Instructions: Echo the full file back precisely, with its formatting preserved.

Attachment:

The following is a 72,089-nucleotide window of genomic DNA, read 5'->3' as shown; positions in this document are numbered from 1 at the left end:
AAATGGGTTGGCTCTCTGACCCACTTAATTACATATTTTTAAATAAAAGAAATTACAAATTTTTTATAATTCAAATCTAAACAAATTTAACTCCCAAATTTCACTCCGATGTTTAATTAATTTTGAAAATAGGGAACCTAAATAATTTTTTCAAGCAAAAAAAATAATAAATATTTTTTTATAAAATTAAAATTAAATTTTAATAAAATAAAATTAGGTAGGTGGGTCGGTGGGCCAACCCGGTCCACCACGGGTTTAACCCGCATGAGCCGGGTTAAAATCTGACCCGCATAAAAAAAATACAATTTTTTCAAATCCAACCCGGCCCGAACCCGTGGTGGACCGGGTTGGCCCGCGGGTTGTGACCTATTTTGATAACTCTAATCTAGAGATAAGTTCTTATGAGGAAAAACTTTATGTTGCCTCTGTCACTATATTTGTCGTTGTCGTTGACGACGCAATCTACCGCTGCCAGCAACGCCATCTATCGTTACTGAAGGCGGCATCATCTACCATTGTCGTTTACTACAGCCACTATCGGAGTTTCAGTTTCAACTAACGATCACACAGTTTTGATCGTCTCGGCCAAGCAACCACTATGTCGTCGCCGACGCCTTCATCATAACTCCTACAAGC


The following is a 72,089-nucleotide window of genomic DNA, read 5'->3' as shown; positions in this document are numbered from 1 at the left end:
AAATGGGTTGGCTCTCTGACCCACTTAATTACATATTTTTAAATAAAAGAAATTACAAATTTTTTATAATTCAAATCTAAACAAATTTAACTCCCAAATTTCACTCCGATGTTTAATTAATTTTGAAAATAGGGAACCTAAATAATTTTTTCAAGCAAAAAAAATAATAAATATTTTTTTATAAAATTAAAATTAAATTTTAATAAAATAAAATTAGGTAGGTGGGTCGGTGGGCCAACCCGGTCCACCACGGGTTTAACCCGCATGAGCCGGGTTAAAATCTGACCCGCATAAAAAAAATACAATTTTTTCAAATCCAACCCGGCCCGAACCCGTGGTGGACCGGGTTGGCCCGCGGGTTGTGACCTATTTTGATAACTCTAATCTAGAGATAAGTTCTTATGAGGAAAAACTTTATGTTGCCTCTGTCACTATATTTGTCGTTGTCGTTGACGACGCAATCTACCGCTGCCAGCAACGCCATCTATCGTTACTGAAGGCGGCATCATCTACCATTGTCGTTTACTACAGCCACTATCGGAGTTTCAGTTTCAACTAACGATCACACAGTTTTGATCGTCTCGGCCAAGCAACCACTATGTCGTCGCCGACGCCTTCATCATAACTCCTACAAGC